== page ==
The slavery issue comes up in the "cloned army" scenario, also in nightmare scenarios such as The Island, wherein -- spoilers coming -- clones are created to provide replacement parts for evil rich people. At least The Island gets the legalities right -- clones are human beings, and human beings are protected by law in most jurisdictions from being held against their will or forced to sacrifice themselves by providing replacement parts for others. So any racket like in The Island would require operating underground. Cloned armies would also have to be created somewhere outside of most legal jurisdictions. Sharing the same genetic code with someone else does not erase or diminish one's humanity under law, or else we'd have special rules about how we treat identical twins.

There was an episode in the second season of Star Trek: The Next Generation which managed to pull off a hat-trick where these three misconceptions are concerned. The Enterprise encounters a small society that reproduces only by cloning which needs an infusion of fresh blood, as it were. Things quickly get wacky...

The Mariposans ask the Enterprise-D crew for a sample of their DNA, so they could create new clones. The crew refuses, so the Mariposans kidnap Commander William Riker and Doctor Katherine Pulaski to steal their DNA. When Riker and Pulaski find out, they visit the colony's cloning labs and destroy the new clones.

The clones that Riker and Pulaski kill are adults. They are still in vats, though, and I think they're bald. The basic idea here seems to be that Riker and Pulaski are perfectly entitled to murder these mostly formed adult human beings because they are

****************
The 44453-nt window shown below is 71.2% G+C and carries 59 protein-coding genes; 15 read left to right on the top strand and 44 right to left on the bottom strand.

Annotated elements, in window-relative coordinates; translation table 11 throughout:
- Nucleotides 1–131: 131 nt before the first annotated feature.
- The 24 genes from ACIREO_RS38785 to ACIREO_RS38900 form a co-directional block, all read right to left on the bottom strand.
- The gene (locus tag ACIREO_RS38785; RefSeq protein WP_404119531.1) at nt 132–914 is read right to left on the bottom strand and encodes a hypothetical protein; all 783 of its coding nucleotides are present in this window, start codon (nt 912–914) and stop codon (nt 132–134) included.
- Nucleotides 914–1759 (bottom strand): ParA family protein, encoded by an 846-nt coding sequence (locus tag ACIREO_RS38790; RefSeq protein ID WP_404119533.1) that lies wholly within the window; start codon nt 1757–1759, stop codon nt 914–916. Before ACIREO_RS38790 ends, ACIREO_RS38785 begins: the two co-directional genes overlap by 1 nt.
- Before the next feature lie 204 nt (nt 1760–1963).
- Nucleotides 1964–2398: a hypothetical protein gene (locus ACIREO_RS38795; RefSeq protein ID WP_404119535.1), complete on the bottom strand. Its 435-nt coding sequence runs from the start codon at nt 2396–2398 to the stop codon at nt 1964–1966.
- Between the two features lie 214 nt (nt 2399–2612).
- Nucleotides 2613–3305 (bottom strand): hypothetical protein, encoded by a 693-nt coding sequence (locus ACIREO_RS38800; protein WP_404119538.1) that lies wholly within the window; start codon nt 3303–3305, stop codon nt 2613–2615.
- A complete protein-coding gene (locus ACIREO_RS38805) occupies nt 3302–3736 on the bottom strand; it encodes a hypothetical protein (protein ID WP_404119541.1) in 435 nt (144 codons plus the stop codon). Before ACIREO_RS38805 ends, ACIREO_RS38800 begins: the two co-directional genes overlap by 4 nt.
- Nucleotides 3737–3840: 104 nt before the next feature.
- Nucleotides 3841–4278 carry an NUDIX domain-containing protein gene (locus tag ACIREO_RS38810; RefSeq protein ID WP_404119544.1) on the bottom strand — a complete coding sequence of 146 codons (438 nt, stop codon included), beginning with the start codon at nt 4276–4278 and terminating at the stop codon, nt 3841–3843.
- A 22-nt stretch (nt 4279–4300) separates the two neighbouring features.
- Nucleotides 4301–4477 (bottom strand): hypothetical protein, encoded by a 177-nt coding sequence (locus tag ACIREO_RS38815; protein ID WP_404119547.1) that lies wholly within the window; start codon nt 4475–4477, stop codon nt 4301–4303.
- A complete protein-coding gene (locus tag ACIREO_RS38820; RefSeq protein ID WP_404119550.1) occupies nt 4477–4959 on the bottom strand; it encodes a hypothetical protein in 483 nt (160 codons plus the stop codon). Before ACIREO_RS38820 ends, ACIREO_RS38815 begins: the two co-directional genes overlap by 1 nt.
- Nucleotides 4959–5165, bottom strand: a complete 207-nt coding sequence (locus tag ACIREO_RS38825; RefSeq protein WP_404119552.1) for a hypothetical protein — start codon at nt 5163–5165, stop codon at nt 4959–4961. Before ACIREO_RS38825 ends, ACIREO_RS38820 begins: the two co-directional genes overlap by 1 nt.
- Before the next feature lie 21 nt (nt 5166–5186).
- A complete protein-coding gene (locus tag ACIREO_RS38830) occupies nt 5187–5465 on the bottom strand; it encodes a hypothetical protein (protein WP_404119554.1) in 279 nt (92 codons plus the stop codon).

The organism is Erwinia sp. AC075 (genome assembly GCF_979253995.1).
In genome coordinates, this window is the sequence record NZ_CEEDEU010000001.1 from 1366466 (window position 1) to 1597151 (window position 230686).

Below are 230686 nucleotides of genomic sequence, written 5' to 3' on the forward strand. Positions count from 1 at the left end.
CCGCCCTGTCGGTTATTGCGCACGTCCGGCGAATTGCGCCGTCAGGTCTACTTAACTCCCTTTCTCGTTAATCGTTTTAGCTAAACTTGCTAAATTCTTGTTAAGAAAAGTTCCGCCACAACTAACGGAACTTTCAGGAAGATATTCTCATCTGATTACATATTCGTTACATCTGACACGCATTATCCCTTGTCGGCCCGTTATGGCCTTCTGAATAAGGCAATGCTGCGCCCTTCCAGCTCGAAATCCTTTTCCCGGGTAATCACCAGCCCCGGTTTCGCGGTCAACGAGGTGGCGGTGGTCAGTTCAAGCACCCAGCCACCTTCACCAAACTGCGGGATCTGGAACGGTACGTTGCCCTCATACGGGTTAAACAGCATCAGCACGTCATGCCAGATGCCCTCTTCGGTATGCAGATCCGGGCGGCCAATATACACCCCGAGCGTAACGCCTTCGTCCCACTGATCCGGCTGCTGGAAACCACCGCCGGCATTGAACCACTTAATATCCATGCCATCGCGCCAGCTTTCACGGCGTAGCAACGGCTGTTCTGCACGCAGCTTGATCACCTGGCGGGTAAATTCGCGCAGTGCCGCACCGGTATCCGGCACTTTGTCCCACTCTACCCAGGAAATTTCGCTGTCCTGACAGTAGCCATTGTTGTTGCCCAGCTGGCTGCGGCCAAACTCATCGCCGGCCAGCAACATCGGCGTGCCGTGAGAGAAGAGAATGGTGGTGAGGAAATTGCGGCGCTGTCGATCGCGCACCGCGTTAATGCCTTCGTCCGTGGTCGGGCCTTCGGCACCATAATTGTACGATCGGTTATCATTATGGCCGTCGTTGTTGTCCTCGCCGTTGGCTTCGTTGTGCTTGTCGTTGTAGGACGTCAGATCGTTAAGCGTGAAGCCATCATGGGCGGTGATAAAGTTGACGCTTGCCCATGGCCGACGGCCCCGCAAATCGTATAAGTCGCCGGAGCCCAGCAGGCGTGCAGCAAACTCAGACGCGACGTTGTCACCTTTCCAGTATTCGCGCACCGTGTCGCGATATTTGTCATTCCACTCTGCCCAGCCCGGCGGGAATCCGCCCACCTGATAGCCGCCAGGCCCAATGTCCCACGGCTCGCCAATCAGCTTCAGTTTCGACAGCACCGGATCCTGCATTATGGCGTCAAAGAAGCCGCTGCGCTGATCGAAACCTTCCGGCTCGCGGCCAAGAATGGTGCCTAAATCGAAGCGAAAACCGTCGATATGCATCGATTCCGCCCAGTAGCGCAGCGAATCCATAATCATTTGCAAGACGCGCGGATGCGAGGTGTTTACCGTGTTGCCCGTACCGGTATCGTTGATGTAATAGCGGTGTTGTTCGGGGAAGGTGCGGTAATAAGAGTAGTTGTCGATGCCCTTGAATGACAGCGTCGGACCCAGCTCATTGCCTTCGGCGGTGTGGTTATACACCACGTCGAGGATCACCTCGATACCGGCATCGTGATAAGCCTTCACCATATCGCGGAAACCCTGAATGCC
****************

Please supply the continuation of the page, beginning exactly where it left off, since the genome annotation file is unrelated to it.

-- Exact duplicates of Riker and Pulaski, and therefore in some sense a violation of their right to individuality.

-- Not yet conscious. This is never explicitly stated, but the scene where they kill the clones would have been even harder to swallow had the clones opened their eyes and looked scared.

I believe the makers of this episode were attempting to draw some clumsy analogy to abortion. Unfortunately, due to the rapid maturation provided by the vat technology, the Riker and Pulaski clones looked to have been somewhere in the 100th and 120th trimesters, respectively. Either under Federation law, Roe v. Wade has been substantially expanded, or the presumption that one's clone is simply one's property to do with as one wishes is a firmly embedded legal principle of the 24th century.

However, under the more primitive and restrictive laws of the 21st century, it's clear that killing your adult (or infant) clone would land you in jail for murder. And I have a feeling that the "I was protecting my individuality" defense would get you nowhere. Well, maybe you'd have a shot with a California jury, but otherwise...

I'm hardly suggesting that there are no serious legal and ethical issues that must be considered where cloning is concerned. There are. But we can only deal with them seriously when we stop talking about all this nonsense.


Bajoran law had more respect for clones:

"Killing your own clone is still murder."
- Odo

God schmod, I want my monkey man!

- Bart Simpson.